Total Views : 84
The legal battle over the Building Bridges Initiative (BBI) has already attracted the attention of the world’s best lawyers even before its hearing begins at the Supreme Court.
The top lawyers including are seeking to take part in the hearing. They are seeking to be involved in the case as friends of the court and will not take sides in it.
Some of those lawyers include Professors Gautam Bhatia (India), Rosalind Dixon (Australia), Richard Albert (USA), David E. Landau (USA), and Yaniv Roznai (Israel).
Though they claimed that they have no personal interest in the matter and will not take sides in the case, the scholars seem to have been against the BBI Bill.
The lawyers are seeking to make joint submissions on six issues to help the Supreme Court developed the law.
On the issues about the electoral boundary delimitation (proposed creation of new constituencies), the law professors noted that the decision of the High Court and the Court of Appeal was correct.
According to them, the delimitation of boundaries and apportionment of the proposed constituencies was the duty of the IEBC.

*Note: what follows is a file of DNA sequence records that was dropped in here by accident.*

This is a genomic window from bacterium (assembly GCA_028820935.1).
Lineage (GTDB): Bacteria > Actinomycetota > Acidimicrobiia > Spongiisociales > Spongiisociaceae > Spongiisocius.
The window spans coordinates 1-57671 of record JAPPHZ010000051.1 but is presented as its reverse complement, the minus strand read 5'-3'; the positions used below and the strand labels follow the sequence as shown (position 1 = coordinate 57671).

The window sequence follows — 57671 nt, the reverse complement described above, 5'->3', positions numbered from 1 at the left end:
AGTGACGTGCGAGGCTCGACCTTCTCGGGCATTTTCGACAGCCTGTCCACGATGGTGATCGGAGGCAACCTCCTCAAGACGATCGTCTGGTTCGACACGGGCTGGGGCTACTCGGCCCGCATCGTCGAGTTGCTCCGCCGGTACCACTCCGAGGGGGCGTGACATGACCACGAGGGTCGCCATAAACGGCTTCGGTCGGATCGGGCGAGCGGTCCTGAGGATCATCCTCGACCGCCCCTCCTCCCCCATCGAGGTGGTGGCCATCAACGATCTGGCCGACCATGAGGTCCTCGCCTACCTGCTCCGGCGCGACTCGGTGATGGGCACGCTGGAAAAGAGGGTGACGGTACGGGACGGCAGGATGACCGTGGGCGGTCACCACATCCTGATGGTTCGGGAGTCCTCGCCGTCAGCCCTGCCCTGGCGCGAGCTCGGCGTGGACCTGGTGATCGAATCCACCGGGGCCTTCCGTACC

“Comparative experience clearly shows that where electoral districts are drawn by political incumbents, or in a highly partisan manner, this threatens basic principles of electoral democracy by allowing those actors to create a “tilted” playing field that renders elections increasingly unfair,” the scholars said as reported by Daily Nation.
In their application, the lawyers are seeking admission into the case to help the court determine the questions raised in the dispute by the appellants.
The BBI appeal at the Supreme Court was filed by the Attorney General, the IEBC, and lawyers Charles Kanjama and Omore Morara. The group moved to the court to challenged a decision by the Court of Appeal that rendered the BBI Bill null and void claiming that its processes were unlawful.
The world-renowned law experts claim that they have the requisite professional skills that can help the court determine the disputed issues in the case.
BBI AppealSupreme Court